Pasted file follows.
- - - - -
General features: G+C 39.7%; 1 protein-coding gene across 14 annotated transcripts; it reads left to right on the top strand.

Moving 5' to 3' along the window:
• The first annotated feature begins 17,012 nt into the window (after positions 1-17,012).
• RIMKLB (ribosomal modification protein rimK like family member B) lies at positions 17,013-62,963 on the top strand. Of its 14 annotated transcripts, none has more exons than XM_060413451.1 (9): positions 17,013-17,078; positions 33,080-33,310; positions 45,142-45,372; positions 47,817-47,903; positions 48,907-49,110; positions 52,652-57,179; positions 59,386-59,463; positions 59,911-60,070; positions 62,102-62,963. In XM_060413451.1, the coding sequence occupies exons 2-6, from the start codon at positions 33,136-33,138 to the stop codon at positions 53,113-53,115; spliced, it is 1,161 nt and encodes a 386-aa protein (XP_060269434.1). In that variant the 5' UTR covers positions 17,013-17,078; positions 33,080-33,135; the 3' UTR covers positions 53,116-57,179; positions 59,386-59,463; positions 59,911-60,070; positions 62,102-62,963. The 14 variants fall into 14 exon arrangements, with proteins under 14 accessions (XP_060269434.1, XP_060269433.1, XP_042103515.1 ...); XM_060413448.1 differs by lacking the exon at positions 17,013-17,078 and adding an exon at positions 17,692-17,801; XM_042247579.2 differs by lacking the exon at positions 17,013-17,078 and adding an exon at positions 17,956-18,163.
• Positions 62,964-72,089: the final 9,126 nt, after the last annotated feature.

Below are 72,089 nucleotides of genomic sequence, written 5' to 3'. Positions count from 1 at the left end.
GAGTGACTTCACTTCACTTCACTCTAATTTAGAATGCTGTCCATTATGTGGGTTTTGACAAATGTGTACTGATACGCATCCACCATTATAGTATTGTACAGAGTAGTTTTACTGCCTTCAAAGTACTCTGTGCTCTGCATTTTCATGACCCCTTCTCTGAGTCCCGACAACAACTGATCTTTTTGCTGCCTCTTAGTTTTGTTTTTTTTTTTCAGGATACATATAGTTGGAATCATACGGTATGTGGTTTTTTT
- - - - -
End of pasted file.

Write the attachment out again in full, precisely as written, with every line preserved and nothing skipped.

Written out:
General features: G+C 39.7%; 1 protein-coding gene across 14 annotated transcripts; it reads left to right on the top strand.

Moving 5' to 3' along the window:
• The first annotated feature begins 17,012 nt into the window (after positions 1-17,012).
• RIMKLB (ribosomal modification protein rimK like family member B) lies at positions 17,013-62,963 on the top strand. Of its 14 annotated transcripts, none has more exons than XM_060413451.1 (9): positions 17,013-17,078; positions 33,080-33,310; positions 45,142-45,372; positions 47,817-47,903; positions 48,907-49,110; positions 52,652-57,179; positions 59,386-59,463; positions 59,911-60,070; positions 62,102-62,963. In XM_060413451.1, the coding sequence occupies exons 2-6, from the start codon at positions 33,136-33,138 to the stop codon at positions 53,113-53,115; spliced, it is 1,161 nt and encodes a 386-aa protein (XP_060269434.1). In that variant the 5' UTR covers positions 17,013-17,078; positions 33,080-33,135; the 3' UTR covers positions 53,116-57,179; positions 59,386-59,463; positions 59,911-60,070; positions 62,102-62,963. The 14 variants fall into 14 exon arrangements, with proteins under 14 accessions (XP_060269434.1, XP_060269433.1, XP_042103515.1 ...); XM_060413448.1 differs by lacking the exon at positions 17,013-17,078 and adding an exon at positions 17,692-17,801; XM_042247579.2 differs by lacking the exon at positions 17,013-17,078 and adding an exon at positions 17,956-18,163.
• Positions 62,964-72,089: the final 9,126 nt, after the last annotated feature.

Below are 72,089 nucleotides of genomic sequence, written 5' to 3'. Positions count from 1 at the left end.
GAGTGACTTCACTTCACTTCACTCTAATTTAGAATGCTGTCCATTATGTGGGTTTTGACAAATGTGTACTGATACGCATCCACCATTATAGTATTGTACAGAGTAGTTTTACTGCCTTCAAAGTACTCTGTGCTCTGCATTTTCATGACCCCTTCTCTGAGTCCCGACAACAACTGATCTTTTTGCTGCCTCTTAGTTTTGTTTTTTTTTTTCAGGATACATATAGTTGGAATCATACGGTATGTGGTTTTTTT